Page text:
Having have a camera with you at all times, is the best way to improve your photography.
Even if you’re not using the camera, just playing around with settings and taking a picture can be very illuminating.
DSLRs today are so complicated I still find features I have not used so anytime I find myself waiting around, I often dig out the owners manual to see what a button does.
Those technical writers of camera manufacturers don’t always explain the ins-and-outs of their hardware very well unfortunately.
So it can take even season users a while to truly get how a feature works.
Sorry smartphone users, my biggest beef with them is there is no reliable way to control the depth-of-field so until such time they give you aperture control, I can’t consider using it beyond documentation purposes.
If all the time you have to devote to photography is your weekends , then try the following:
- change the time of the day you go outside
- use a fixed focal length lens
- take the 10-second shutter speed challenge
- exclude peoples’ faces intentionally either by cropping their heads out or silhouetting them.
- go outside with your camera when it rains or snows
1.Time of the day
Think of your favorite haunt where you go with your camera.
If it’s a park, keep in mind the vistas and the direction of the sun.
Sometimes, it can be just a matter of a few minutes when the light is perfect so arrive with plenty time.
The most wonderful aspect about ‘digital’ photography is the EXIF information that is embedded in every picture i.e if your camera’s clock is set properly.
With no effort you can easily figure out what the best time is by looking at the EXIF information.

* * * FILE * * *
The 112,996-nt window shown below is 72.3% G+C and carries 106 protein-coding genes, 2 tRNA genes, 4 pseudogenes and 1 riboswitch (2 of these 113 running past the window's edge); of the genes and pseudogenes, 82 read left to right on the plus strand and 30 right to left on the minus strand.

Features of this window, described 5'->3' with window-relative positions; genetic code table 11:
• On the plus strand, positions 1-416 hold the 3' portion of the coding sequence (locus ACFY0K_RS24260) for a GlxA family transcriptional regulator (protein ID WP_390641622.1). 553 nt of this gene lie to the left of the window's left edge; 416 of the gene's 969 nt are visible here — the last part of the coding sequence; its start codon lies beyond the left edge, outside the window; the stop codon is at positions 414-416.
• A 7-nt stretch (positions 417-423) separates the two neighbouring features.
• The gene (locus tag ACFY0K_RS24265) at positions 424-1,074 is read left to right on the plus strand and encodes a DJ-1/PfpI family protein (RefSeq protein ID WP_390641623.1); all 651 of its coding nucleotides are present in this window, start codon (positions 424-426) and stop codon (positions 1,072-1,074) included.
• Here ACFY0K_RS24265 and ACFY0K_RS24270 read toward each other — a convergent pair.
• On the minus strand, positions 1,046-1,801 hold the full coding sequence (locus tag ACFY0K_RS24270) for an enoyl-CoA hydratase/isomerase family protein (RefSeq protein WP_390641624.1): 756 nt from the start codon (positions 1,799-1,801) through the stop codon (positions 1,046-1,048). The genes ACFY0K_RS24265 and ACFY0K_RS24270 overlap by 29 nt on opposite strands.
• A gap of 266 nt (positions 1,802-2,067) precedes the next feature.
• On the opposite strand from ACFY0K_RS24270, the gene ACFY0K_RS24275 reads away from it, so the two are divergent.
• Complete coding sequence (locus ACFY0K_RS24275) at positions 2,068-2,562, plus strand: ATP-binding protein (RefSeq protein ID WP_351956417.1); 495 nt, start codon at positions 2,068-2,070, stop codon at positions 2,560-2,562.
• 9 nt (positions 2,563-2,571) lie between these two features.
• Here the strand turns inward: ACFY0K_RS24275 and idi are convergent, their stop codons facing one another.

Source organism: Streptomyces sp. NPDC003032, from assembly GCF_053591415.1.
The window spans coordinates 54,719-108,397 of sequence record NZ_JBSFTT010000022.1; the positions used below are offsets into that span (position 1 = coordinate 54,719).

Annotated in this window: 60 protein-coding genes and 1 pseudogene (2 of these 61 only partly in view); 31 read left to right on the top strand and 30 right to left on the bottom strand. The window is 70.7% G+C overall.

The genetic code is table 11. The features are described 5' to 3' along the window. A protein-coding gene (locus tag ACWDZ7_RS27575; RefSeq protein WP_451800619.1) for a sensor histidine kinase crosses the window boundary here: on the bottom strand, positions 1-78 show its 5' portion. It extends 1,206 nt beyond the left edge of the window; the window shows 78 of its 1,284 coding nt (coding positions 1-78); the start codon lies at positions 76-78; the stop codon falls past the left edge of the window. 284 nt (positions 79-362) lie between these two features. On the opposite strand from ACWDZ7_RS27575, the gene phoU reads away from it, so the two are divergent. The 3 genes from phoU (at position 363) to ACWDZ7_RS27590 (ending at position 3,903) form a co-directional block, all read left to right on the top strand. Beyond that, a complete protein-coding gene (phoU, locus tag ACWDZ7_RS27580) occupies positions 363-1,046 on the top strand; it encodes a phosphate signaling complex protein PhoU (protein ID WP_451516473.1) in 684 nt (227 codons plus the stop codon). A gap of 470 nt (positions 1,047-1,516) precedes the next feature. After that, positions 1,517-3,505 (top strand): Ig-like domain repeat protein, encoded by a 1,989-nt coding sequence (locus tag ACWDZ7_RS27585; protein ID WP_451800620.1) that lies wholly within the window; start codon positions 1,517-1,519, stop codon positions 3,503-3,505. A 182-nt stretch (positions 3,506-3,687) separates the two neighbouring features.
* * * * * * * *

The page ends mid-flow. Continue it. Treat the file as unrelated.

2. Use a fixed focal length lens
My favorite walkaround lens is my 50 mm lens.
It isn’t as intimidating when you hold it up especially to strangers.
Also, using a 50mm lens and “zooming with your feet” or moving closer to your subject has 2 distinct advantages.
If light levels drop, you still have those extra f-stops, to allow you to shoot with a high shutter speed.
The minimum focusing distance for 50mm is a lot closer than those 18-135 kit lenses, so pictures taken at the same distance will no doubt have nicer bokeh and background and foregrounds will disappear into a nice blur.
Lastly a fixed focal length lens will help you improve your composition because you are forced to keep your eye in the viewfinder and examine your subject while walking around it.
3. 10-Second Shutter Speed Challenge
To break the monotony, set up your camera on a tripod and its shutterspeed to 10 full seconds.
Try and find subjects that you can capture at 10 seconds.
Needless to say, you will be in low light but does that mean nothing will be sharp?
If you have people in your pictures, better tell the important ones to keep still. The others in the scene will register as a blur so don’t worry about them. 😉
4. Exclude people’s faces
As long as you have a recognizable human form and you are clear about what you want to emphasize, try to exclude faces.
It’s perfectly ok not to show a person’s face.
A silhouette can be just as arresting and interesting.
This is a great device if you want to emphasize an object that is flowing and colorful like the veils in the picture below.
5. Head outside when it rains or snows
One of the joys about being a news photographer for me was this: my office was anywhere.
I simply had to go and find situations that would generate fun pictures.
I didn’t have to be told where to go or what to photograph.
Granted there were days on end when I wouldn’t have any dry pairs of shoes especially here in southern California when it hardly rains.
Whenever it rained, that inevitably was the ‘story’ of the day so I was always sent outdoors to find pictures of people in the elements.